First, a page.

I can't emphasize enough that anyone trying to do this better have a lot of time — it took Mr. Kernan 2.5 hours to get through the checkpoint — and especially the iron self-control to remain polite while dealing with officious and occasionally intimidating officialdom. There is a real chance of arrest; if your behavior was perfect it would, I think, be a false arrest, but absent a tape the chances of proving you were not causing a disturbance, or interference with an officer's pursuit of his duty, would not be good enough to make me happy. Mr. Kernan had the good fortune to engage with well-trained and and sensible local police officers and TSA officials who were not in the end vindictive. Your mileage may vary.

And there's the rub: the constitutional right to enter the country freely is made so risky and difficult to exercise as to be rendered almost meaningless.

(Spotted via boingboing's Traveller re-enters USA without passing through a pornoscanner or having his genitals touched.)

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5 Responses to Challenging to the TSA Glow or Grope Policy On Returning to the USA

  1. Robert Kuntz says:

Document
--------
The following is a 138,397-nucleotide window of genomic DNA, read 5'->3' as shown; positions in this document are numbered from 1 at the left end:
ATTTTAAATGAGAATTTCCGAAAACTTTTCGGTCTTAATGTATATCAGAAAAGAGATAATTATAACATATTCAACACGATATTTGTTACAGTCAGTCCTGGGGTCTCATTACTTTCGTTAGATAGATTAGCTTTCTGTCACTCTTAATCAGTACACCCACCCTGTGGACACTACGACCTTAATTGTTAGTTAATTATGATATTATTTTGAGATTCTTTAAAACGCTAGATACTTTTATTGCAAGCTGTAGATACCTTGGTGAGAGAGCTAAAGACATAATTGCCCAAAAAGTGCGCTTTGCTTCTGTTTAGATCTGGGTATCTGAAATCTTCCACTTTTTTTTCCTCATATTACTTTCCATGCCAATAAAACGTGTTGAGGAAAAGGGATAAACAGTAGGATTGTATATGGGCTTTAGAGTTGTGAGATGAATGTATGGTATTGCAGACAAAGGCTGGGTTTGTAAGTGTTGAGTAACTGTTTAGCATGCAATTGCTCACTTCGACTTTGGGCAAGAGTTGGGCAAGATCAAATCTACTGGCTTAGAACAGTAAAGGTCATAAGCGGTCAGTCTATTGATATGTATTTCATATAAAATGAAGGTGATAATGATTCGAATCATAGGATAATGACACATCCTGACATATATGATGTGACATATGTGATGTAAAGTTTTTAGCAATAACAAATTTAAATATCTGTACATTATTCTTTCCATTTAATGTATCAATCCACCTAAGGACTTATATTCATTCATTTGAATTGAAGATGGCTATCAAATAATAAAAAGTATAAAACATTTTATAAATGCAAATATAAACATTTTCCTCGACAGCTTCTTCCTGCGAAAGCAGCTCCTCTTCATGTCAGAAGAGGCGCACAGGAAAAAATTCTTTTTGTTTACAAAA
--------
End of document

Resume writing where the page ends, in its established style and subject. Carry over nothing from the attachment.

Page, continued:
What used to interest me in these discussions was a consideration of the SOURCE of over-reaching by agencies such as the TSA. (Besides the case you cite, for the TSA alone examples abound. One well documented one was the matter of a campaign worker being detained because he wouldn’t answer questions about the nature of several (but less than ten) thousand dollars in cash he was carrying. If the TSA mandate is aircraft security, a determination that the cash didn’t conceal a bomb should have ended the inquiry.)

    So considering “officials” who groped grandmothers, strip-searched children, seized prosthetic breasts, evacuated ostomy bags, threatened arrests, shared nude photos, robbed human dignity and vitiated all manner of rights, I would — in the normal course — have dismissed notions of any grand and evil plan. Instead, I would have leaned toward two 19th Century French political philosophers from opposite ends of the spectrum: Napoleon (who warned not to attribute to malice what can be accounted for by incompetence) and Bastiat (who wrote extensively on the nature of the State — most relevant here, the characteristic that it will always seeks to expand its powers).